For example, if you have a credit card with a $7,500 limit and you have a balance of $7,000, 93% of your available credit would be utilized. Some companies look at your overall debt compared to total credit available, while others look at your specific credit cards or lines of credit. With this in mind, it’ s good to manage both your total credit utilization ratio and the ratio on each individual account.
The higher the credit utilization ratio, the worse it is in the eyes of lenders. This is because they want to see that you can use debt responsibly and manage it in a controlled manner. The recommended credit utilization ratio, according to Experian, is 30% or less. This means that a $7,500 credit card should maintain a balance of $2,250 or below.
If your credit utilization ratio is too high, the easiest thing you can do is try to get an increase in your credit limits. If you are still above the recommended ratio or are unable to get an increase approved, you will need to focus on paying down some debt before applying for a loan.
Lenders also want to know that you have a stable job that will allow you to pay for the loan. For example, SoFi requires you to have a job, a job offer for a job which you will start within 90 days or sufficient income from other sources.
You will often have to prove your employment by verifying your income, as is the case with Check Into Cash, a payday lender. It requires pay stubs and a bank account that has been active for at least 90 days. Be prepared to prove how you earn money and that you do so on a regular basis.
It’s also important to ensure you fill out the loan application carefully. Small errors on the form can cause denial, and you don’t want to miss the opportunity because of an avoidable mistake. Be sure to check all of the fields carefully to ensure you enter the accurate information.
Not a U.S. citizen or permanent resident alien
Another technicality that can disqualify you from getting approved for a loan is your citizenship or residency status. Most lenders require that you are a U.S. citizen with a social security number or a permanent resident alien.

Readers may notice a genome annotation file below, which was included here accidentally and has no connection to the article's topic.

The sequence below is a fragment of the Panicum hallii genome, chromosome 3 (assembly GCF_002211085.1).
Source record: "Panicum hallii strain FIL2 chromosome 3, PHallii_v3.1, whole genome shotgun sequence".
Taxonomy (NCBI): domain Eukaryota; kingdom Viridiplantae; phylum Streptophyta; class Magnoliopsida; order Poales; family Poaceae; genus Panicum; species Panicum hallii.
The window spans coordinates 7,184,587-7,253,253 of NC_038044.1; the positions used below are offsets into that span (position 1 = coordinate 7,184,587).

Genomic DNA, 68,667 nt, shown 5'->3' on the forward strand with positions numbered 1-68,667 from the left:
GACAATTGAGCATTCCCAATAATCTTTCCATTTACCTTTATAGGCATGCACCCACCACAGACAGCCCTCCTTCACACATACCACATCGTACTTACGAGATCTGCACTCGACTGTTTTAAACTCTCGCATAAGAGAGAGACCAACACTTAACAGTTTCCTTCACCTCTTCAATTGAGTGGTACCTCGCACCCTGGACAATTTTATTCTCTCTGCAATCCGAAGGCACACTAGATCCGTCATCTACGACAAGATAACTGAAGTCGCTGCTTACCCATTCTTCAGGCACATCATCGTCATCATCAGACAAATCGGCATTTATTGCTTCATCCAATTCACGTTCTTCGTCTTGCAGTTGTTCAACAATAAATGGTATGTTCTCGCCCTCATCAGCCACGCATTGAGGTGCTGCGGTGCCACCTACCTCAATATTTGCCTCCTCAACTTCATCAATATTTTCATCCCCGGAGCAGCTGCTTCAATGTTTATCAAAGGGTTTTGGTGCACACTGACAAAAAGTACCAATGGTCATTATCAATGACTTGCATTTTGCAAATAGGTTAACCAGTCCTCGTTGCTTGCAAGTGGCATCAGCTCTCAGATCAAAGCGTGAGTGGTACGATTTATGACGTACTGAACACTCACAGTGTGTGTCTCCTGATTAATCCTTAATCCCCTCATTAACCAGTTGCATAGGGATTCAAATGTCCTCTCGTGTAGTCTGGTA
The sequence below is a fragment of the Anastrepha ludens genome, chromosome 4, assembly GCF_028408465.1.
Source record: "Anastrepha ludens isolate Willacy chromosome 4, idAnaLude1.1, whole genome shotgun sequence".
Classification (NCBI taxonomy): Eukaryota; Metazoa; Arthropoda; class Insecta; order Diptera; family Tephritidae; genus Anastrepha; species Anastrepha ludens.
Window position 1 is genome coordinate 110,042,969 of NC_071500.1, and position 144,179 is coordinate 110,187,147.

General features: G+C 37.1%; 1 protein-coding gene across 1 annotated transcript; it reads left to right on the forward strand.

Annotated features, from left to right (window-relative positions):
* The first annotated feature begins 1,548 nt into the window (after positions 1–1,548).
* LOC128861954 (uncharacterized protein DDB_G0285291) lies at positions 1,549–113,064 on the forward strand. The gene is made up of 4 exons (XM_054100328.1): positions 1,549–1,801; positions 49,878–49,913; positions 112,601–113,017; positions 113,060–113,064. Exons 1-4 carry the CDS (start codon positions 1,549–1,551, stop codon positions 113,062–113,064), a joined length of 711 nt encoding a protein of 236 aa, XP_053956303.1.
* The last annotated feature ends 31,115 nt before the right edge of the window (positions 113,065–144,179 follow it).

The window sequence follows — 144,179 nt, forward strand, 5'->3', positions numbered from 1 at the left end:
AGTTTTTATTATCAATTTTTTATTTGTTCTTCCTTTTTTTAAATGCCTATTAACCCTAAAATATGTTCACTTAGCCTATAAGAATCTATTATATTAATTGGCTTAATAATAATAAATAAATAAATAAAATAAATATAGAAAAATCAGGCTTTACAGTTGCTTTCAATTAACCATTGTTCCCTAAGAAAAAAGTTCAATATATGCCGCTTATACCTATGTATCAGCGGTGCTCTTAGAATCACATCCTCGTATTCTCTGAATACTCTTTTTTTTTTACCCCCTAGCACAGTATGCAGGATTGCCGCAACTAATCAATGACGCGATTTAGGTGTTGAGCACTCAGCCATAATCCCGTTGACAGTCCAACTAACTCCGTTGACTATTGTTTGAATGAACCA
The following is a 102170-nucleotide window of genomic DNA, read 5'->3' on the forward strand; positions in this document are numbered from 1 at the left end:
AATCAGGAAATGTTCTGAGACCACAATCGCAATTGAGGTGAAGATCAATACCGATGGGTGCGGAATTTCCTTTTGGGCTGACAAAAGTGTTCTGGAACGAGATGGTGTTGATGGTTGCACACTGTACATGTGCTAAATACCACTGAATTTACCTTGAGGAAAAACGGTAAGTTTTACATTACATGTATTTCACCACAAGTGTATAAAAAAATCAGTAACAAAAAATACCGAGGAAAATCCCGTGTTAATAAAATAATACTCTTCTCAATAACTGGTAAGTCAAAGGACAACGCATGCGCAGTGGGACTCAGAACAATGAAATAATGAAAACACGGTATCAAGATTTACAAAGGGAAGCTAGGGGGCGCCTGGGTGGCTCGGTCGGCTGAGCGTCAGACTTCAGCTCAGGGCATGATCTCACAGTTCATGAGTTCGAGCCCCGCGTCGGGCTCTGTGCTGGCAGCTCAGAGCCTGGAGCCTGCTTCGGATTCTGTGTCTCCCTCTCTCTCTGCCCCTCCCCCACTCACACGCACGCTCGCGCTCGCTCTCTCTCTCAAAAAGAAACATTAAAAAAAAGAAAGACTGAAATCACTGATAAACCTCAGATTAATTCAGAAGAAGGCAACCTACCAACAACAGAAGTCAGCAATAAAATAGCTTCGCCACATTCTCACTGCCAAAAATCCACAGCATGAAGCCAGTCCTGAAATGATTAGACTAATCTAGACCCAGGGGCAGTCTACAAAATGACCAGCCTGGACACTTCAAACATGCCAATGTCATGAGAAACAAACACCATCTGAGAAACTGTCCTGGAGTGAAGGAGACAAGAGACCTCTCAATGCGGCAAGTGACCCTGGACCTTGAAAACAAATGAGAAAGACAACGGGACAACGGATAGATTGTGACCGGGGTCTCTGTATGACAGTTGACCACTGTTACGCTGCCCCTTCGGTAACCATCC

Lenders don’t serve your state
Last but not least, not all lenders are nationwide. Be sure to check which states a lender serves and verify that they provide loans in your state before you apply.
Be prepared and get approved
When you decide you need a loan, save yourself the time and trouble of getting declined by preparing ahead of time. Be sure to check your credit score, DTI ratio and credit utilization ratio. If they aren’t up to par, take steps to get them into shape.
Beyond that, it’s a matter of managing the fine details such as proving your employment, avoiding mistakes on the application, proving residency or citizenship and finding a lender that serves your state. Remember, most lenders will have their minimum qualifications on their websites, so do a little research before applying to find the right company for you.
Do you want to compare loan companies in one place? Head on over to our personal loan review page where you can see a wide range of lenders and real user ratings about their services.
Jessica Walrack is a personal finance writer at SuperMoney, The Simple Dollar, Interest.com, Commonbond, Bankrate, NextAdvisor, Guardian, Personalloans.org and many others. She specializes in taking personal finance topics like loans, credit cards, and budgeting, and making them accessible and fun.